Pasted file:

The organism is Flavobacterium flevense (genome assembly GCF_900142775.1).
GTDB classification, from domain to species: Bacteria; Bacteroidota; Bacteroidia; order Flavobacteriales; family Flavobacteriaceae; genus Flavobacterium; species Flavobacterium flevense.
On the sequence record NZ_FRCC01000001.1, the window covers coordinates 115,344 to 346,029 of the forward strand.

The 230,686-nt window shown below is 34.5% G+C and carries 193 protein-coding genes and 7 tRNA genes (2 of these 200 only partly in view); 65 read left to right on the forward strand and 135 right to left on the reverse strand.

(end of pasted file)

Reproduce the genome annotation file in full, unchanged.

The organism is Flavobacterium flevense (genome assembly GCF_900142775.1).
GTDB classification, from domain to species: Bacteria; Bacteroidota; Bacteroidia; order Flavobacteriales; family Flavobacteriaceae; genus Flavobacterium; species Flavobacterium flevense.
On the sequence record NZ_FRCC01000001.1, the window covers coordinates 115,344 to 346,029 of the forward strand.

The 230,686-nt window shown below is 34.5% G+C and carries 193 protein-coding genes and 7 tRNA genes (2 of these 200 only partly in view); 65 read left to right on the forward strand and 135 right to left on the reverse strand.